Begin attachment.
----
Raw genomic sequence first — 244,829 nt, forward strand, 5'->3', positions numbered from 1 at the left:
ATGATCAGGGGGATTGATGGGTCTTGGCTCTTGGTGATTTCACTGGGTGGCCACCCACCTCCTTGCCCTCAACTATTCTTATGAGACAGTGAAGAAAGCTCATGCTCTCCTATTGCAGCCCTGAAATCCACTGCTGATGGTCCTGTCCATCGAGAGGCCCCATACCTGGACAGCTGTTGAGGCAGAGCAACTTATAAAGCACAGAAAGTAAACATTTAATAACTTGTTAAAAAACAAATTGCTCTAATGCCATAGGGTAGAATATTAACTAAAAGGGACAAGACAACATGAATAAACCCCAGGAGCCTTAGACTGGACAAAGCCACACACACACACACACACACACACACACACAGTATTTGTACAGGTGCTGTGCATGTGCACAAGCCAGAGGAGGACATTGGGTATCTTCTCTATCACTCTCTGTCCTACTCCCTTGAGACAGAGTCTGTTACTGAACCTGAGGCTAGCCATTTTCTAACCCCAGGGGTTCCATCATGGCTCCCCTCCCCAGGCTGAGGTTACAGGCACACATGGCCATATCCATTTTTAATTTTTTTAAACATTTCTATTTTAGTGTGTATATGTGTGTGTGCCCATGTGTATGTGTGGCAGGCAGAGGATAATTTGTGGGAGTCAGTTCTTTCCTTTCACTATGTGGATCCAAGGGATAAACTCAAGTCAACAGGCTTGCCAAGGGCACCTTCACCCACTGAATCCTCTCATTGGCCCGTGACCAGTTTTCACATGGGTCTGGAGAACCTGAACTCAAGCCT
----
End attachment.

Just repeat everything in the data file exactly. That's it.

Raw genomic sequence first — 244,829 nt, forward strand, 5'->3', positions numbered from 1 at the left:
ATGATCAGGGGGATTGATGGGTCTTGGCTCTTGGTGATTTCACTGGGTGGCCACCCACCTCCTTGCCCTCAACTATTCTTATGAGACAGTGAAGAAAGCTCATGCTCTCCTATTGCAGCCCTGAAATCCACTGCTGATGGTCCTGTCCATCGAGAGGCCCCATACCTGGACAGCTGTTGAGGCAGAGCAACTTATAAAGCACAGAAAGTAAACATTTAATAACTTGTTAAAAAACAAATTGCTCTAATGCCATAGGGTAGAATATTAACTAAAAGGGACAAGACAACATGAATAAACCCCAGGAGCCTTAGACTGGACAAAGCCACACACACACACACACACACACACACACACAGTATTTGTACAGGTGCTGTGCATGTGCACAAGCCAGAGGAGGACATTGGGTATCTTCTCTATCACTCTCTGTCCTACTCCCTTGAGACAGAGTCTGTTACTGAACCTGAGGCTAGCCATTTTCTAACCCCAGGGGTTCCATCATGGCTCCCCTCCCCAGGCTGAGGTTACAGGCACACATGGCCATATCCATTTTTAATTTTTTTAAACATTTCTATTTTAGTGTGTATATGTGTGTGTGCCCATGTGTATGTGTGGCAGGCAGAGGATAATTTGTGGGAGTCAGTTCTTTCCTTTCACTATGTGGATCCAAGGGATAAACTCAAGTCAACAGGCTTGCCAAGGGCACCTTCACCCACTGAATCCTCTCATTGGCCCGTGACCAGTTTTCACATGGGTCTGGAGAACCTGAACTCAAGCCT